We have employed ellipsometry and environmental SEM (ESEM) to determine the kinetics of film formation in mixtures of film-forming (FF) and non-film-forming (NFF) acrylic latices. We find that an increasing concentration of NFF latex leads to progressively larger voids. We have also found that minimizing the number of NFF-NFF particle contacts within the mixture results in a denser material. The rate of void closure during the early stages of film formation is enhanced by the presence of NFF latex particles, because the particles lead to a higher surface area that provides a stronger driving force for void closure. Despite this effect, a latex with a higher concentration of NFF particles takes longer to reach full density. We have applied the Mackenzie-Shuttleworth theory to our densification data and found a value for the viscosity of the FF latex that is consistent with the literature. In some cases, we see evidence for polymer viscosity changing with time, indicative of hydroplasticization. We find that our calculated viscosity of the FF latex decreases with increasing temperature and increases with the addition of 40 wt % NFF particles. We comment on the implications that this work has for the measurement of the critical pigment volume concentration.

  • Keddie JL, Meredith P, Jones RAL, Donald AM. (1996) 'Rate-Limiting Steps in Film Formation of Acrylic Latices as Elucidated with Ellipsometry and Environmental Scanning Electron Microscopy'. ACS Symposium Series, 648, pp. 332-348.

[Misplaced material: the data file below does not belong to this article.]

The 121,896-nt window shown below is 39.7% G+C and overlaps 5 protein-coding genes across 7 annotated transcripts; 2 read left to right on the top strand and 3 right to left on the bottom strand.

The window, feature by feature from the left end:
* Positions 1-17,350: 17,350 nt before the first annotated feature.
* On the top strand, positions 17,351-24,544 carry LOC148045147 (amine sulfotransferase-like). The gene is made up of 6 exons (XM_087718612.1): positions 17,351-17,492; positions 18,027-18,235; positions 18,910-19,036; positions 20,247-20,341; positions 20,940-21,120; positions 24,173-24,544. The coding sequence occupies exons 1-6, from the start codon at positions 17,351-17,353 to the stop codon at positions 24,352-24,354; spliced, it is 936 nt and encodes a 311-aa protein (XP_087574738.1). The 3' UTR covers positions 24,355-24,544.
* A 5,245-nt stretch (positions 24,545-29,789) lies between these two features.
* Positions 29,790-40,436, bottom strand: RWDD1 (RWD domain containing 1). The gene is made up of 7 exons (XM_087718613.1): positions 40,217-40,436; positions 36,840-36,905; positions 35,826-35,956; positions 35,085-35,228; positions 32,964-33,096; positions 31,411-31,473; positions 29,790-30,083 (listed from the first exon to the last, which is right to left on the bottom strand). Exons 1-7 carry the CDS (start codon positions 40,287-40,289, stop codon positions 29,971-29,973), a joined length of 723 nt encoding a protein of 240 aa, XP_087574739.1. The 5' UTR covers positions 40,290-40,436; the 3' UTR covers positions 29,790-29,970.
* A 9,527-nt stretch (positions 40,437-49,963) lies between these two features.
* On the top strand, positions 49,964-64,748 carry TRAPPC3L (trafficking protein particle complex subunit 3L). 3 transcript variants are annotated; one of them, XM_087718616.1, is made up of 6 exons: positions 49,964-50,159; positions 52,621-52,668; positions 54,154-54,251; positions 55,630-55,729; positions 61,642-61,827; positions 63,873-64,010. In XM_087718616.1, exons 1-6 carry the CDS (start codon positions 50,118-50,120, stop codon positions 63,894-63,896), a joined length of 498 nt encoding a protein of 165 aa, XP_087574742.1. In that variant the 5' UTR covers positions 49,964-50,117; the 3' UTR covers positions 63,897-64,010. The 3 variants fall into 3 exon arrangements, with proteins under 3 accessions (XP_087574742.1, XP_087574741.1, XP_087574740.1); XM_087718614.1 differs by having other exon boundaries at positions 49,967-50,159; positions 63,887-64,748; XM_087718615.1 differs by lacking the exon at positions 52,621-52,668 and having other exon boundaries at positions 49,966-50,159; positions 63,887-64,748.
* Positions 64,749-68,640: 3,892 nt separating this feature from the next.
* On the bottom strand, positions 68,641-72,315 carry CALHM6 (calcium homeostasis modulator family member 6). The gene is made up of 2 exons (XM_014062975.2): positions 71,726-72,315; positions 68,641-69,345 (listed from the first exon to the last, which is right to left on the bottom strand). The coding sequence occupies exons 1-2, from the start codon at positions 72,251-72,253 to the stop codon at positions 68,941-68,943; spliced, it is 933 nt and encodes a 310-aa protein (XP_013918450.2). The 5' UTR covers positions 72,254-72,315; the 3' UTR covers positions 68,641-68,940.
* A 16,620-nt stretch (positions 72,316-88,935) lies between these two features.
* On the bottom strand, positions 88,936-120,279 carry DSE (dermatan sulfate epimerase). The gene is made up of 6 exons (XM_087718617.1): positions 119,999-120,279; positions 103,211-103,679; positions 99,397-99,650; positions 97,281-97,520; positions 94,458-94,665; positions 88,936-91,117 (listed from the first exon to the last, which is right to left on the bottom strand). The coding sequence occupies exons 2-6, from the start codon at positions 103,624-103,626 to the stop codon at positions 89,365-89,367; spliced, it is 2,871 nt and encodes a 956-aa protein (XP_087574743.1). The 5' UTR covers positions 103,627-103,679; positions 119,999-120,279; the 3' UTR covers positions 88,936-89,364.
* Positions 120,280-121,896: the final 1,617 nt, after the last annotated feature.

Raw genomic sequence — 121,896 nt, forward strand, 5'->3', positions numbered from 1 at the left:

Our data indicate that evaporation is the rate-limiting step in film formation when the temperature of a latex is about 20 K or more above its glass transition temperature (T). When a latex is nearer to its T, the rate-limiting step in film formation is deformation of the latex particles, possibly by viscous flow of the polymer driven by the reduction in surface energy. In this latter case, there is evidence that a drying front first creates air voids. Subsequently, a coalescence front moves inward from the periphery in the plane of the film. Evaporation rates are retarded in a latex that is well-above its T, probably as a result of the reduced surface area of water, caused by extensive particle deformation. We studied the kinetics of film formation in an acrylic latex using ellipsometry and environmental-SEM, techniques which allow in situ observation of wet and partially-wet latices. We fit our data to a model describing the coalescence of voids by viscous flow.